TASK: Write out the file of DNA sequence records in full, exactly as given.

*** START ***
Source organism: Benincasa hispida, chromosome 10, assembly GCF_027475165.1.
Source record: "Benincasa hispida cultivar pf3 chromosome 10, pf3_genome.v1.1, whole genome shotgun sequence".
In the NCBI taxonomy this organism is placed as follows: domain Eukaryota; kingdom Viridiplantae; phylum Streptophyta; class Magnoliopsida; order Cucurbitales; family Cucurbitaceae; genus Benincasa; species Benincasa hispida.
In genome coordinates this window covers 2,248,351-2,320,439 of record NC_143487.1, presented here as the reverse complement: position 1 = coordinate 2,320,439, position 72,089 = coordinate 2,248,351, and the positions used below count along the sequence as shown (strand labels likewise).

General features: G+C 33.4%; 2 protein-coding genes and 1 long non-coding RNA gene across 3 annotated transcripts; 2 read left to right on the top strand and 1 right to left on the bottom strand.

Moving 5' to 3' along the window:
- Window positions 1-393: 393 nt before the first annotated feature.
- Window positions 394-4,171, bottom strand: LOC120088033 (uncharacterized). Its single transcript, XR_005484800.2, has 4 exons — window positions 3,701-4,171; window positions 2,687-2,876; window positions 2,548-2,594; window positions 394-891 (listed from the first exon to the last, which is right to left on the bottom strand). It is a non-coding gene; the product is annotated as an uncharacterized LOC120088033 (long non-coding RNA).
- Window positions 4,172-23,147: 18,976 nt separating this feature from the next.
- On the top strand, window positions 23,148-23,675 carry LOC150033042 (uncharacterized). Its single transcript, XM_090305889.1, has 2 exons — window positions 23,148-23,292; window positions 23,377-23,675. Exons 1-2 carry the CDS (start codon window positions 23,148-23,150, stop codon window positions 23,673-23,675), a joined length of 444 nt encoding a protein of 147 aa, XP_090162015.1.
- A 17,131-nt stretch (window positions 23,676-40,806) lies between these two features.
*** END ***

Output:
Source organism: Benincasa hispida, chromosome 10, assembly GCF_027475165.1.
Source record: "Benincasa hispida cultivar pf3 chromosome 10, pf3_genome.v1.1, whole genome shotgun sequence".
In the NCBI taxonomy this organism is placed as follows: domain Eukaryota; kingdom Viridiplantae; phylum Streptophyta; class Magnoliopsida; order Cucurbitales; family Cucurbitaceae; genus Benincasa; species Benincasa hispida.
In genome coordinates this window covers 2,248,351-2,320,439 of record NC_143487.1, presented here as the reverse complement: position 1 = coordinate 2,320,439, position 72,089 = coordinate 2,248,351, and the positions used below count along the sequence as shown (strand labels likewise).

General features: G+C 33.4%; 2 protein-coding genes and 1 long non-coding RNA gene across 3 annotated transcripts; 2 read left to right on the top strand and 1 right to left on the bottom strand.

Moving 5' to 3' along the window:
- Window positions 1-393: 393 nt before the first annotated feature.
- Window positions 394-4,171, bottom strand: LOC120088033 (uncharacterized). Its single transcript, XR_005484800.2, has 4 exons — window positions 3,701-4,171; window positions 2,687-2,876; window positions 2,548-2,594; window positions 394-891 (listed from the first exon to the last, which is right to left on the bottom strand). It is a non-coding gene; the product is annotated as an uncharacterized LOC120088033 (long non-coding RNA).
- Window positions 4,172-23,147: 18,976 nt separating this feature from the next.
- On the top strand, window positions 23,148-23,675 carry LOC150033042 (uncharacterized). Its single transcript, XM_090305889.1, has 2 exons — window positions 23,148-23,292; window positions 23,377-23,675. Exons 1-2 carry the CDS (start codon window positions 23,148-23,150, stop codon window positions 23,673-23,675), a joined length of 444 nt encoding a protein of 147 aa, XP_090162015.1.
- A 17,131-nt stretch (window positions 23,676-40,806) lies between these two features.